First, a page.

Is salt bad for dogs? The lowdown

Updated March 2024 by Kristina Johansen

Salt has a pretty bad reputation, but is it as bad as it’s made out to be?

For humans, high levels of dietary salt often lead to health problems like high blood pressure. It’s common for people to assume that what holds true for us also applies to our dogs. This means believing that, like humans, too much salt in a dog’s diet is harmful and will cause the same health issues.

However, this isn’t always the case. While there are similarities, humans and dogs are different, and the effects of dietary salt on human health may not directly translate to dogs.

Let’s explore what’s true and what’s false when it comes to salt in your dog’s diet.

Dogs need salt in their diet: TRUE

To stay healthy, your dog requires a certain amount of salt. When it is ingested and dissolves in the blood, salt plays a vital role in many of your dog’s daily bodily functions.

For example, salt helps regulate your dog’s heartbeat and nerve function. It’s also crucial for maintaining blood pressure and pH levels and plays a key role in hydration – managing water balance, urinary concentration, and thirst.

In short, salt is essential for your dog’s body to function properly.

Adding salt to your dog’s food increases palatability: FALSE

You may have read that pet food manufacturer add salt to dogu food as a flavor enhancer to increase its palatability, similar to how salt is used in human food. However, this is not true.

In humans, salt is known to enhance the flavour of a dish. This is because some flavour compounds can be too subtle to detect. However, neurological magic happens when we add a small amount of salt! It triggers our taste receptors, allowing them to identify flavours they couldn’t sense before.

For dogs, it doesn’t quite work that way. A dog’s sense of taste is different from that of humans, and studies have shown that dogs don’t prefer foods with high salt levels. In fact, some studies have shown that increased salt levels put them off.

How much salt a dog needs depends on the dog: TRUE

Factors such as breed, size, weight, age, and health conditions influence the amount of salt a dog needs to stay healthy.

According to the Association of American Feed Control Officials (AAFCO), a dog’s diet should contain a minimum of 0.3% dry matter (DM) sodium for growth stages and 0.08% DM sodium for adult maintenance. It’s worth noting that AAFCO currently does not set a maximum limit for salt content in dog food. Many commercial dog foods exceed these minimum salt requirements, often several times the recommended amount.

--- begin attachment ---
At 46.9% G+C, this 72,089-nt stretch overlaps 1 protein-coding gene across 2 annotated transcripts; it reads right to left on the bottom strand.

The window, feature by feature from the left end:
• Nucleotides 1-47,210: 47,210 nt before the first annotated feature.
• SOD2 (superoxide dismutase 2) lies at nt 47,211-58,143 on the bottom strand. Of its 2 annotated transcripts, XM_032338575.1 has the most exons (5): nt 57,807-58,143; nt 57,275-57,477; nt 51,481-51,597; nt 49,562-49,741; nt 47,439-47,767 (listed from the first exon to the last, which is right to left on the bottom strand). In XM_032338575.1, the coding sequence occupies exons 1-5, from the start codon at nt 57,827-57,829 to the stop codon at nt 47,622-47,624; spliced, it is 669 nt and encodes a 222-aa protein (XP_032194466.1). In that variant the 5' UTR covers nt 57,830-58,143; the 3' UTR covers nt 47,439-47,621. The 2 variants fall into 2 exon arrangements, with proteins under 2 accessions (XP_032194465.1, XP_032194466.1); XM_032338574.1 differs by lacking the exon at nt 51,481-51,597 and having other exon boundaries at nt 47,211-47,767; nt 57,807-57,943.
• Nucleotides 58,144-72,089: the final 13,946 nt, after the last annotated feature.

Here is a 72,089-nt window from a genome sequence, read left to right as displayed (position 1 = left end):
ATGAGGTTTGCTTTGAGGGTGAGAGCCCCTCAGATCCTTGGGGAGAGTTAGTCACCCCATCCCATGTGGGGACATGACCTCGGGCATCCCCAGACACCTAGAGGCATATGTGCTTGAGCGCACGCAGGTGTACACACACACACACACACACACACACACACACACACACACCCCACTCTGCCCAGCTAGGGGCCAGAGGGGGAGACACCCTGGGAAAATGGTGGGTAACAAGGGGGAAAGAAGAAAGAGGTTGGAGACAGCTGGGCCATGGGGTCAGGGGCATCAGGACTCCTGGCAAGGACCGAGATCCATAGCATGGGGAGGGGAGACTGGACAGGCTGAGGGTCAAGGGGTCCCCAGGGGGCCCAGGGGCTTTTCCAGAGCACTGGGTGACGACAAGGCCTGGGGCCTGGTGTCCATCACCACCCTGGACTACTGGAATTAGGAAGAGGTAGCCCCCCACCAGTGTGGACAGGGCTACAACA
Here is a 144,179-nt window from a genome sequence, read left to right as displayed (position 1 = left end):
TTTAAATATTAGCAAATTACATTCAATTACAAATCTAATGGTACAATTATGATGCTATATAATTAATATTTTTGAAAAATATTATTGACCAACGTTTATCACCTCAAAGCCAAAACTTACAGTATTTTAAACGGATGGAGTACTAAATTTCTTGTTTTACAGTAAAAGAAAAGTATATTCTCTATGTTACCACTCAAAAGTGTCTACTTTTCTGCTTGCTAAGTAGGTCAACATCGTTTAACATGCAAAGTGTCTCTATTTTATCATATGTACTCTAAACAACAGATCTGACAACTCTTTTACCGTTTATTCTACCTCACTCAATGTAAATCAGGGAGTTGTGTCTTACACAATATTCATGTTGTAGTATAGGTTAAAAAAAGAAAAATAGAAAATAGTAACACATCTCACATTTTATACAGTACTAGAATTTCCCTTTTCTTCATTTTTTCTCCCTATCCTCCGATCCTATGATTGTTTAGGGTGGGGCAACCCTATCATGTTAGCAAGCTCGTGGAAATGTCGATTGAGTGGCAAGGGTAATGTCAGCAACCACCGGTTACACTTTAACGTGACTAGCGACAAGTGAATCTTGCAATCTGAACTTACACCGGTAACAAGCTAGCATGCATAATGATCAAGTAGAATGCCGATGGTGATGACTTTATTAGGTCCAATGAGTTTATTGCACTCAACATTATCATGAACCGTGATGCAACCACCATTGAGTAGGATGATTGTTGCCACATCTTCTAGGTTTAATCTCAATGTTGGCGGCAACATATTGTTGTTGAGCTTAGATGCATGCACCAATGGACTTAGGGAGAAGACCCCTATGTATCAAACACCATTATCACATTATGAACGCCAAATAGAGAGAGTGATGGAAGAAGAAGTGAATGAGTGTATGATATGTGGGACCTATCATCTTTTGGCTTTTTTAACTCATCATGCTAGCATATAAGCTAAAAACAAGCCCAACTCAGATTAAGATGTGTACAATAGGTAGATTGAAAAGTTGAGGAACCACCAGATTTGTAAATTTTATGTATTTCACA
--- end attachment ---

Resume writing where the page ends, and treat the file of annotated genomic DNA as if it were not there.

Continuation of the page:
The Nutritional Research Council (NRC, 2006) have an equation to calculate recommended allowances for dogs fed a home-prepared diet, which is:

For those preparing home-cooked meals for their dogs, the Nutritional Research Council (NRC, 2006) provides a specific formula to calculate recommended sodium allowances. This formula is based on the dog’s body weight and is calculated as follows:

Kg BW^0.75 x 26.2 mg (where kg BW represents the body weight in kilograms).

This tailored approach allows for a more precise determination of sodium needs based on the individual dog.

Additionally, the NRC has defined a safe upper limit for salt content in dog food, which is 15g/kg of dry matter.

High dietary salt will cause health problems in dogs: FALSE

In humans, persistently high levels of dietary salt can lead to health issues, including but not limited to high blood pressure, kidney problems, and heart disease. However, this is not entirely the case for dogs.

Healthy adult dogs generally have a good tolerance for dietary salt. They can adapt well to fluctuations in salt levels and maintain healthy blood pressure and blood salt concentrations. Salt toxicity in dogs occurs only above the National Research Council (NRC) levels. That said, it’s worth keeping in mind that individual dogs, like humans, may have varying tolerances based on factors such as age, breed, and overall health.

Salt restriction is recommended for dogs with heart disease: TRUE

Although there is limited data on the clinical benefits of salt restriction for dogs with heart failure, low-sodium diets have been associated with reductions in heart size and improvements in cardiac function. Because of this, many vets will suggest lowering or restricting salt in the diet of dogs with heart failure.

You can learn more about diet and heart disease in dogs by heading to this link:

Diet for dogs with heart disease

Now, the important thing to note here is that it’s a lowering – not omitting – of salt in the diet. And it’s not needed in all dogs. If your dog has heart problems, it’s best to speak to your vet before making any dramatic changes to their salt intake.

It’s also worth noting that in the case of home-prepared diets, there is less cause for concern because fresh foods without added salt provide the least amount of sodium possible.

Bottom line: Is salt bad for dogs?

Salt plays a crucial but often misunderstood role in a dog’s diet. The oversimplified belief that ‘salt is bad’ for dogs is misleading. Dogs have distinct salt needs and tolerances, which differ significantly from human requirements.

Contrary to popular belief, adding salt to dog food doesn’t automatically enhance its flavour, as dogs’ taste preferences vary from those of us humans. Recognising and respecting these dietary differences is essential, rather than overgeneralising based on human standards.

For dogs with health conditions like heart disease, careful management of salt intake is essential and should always be guided by veterinary advice. The key is understanding and appropriately adjusting your dog’s salt intake under professional guidance for optimal health and well-being.

Further reading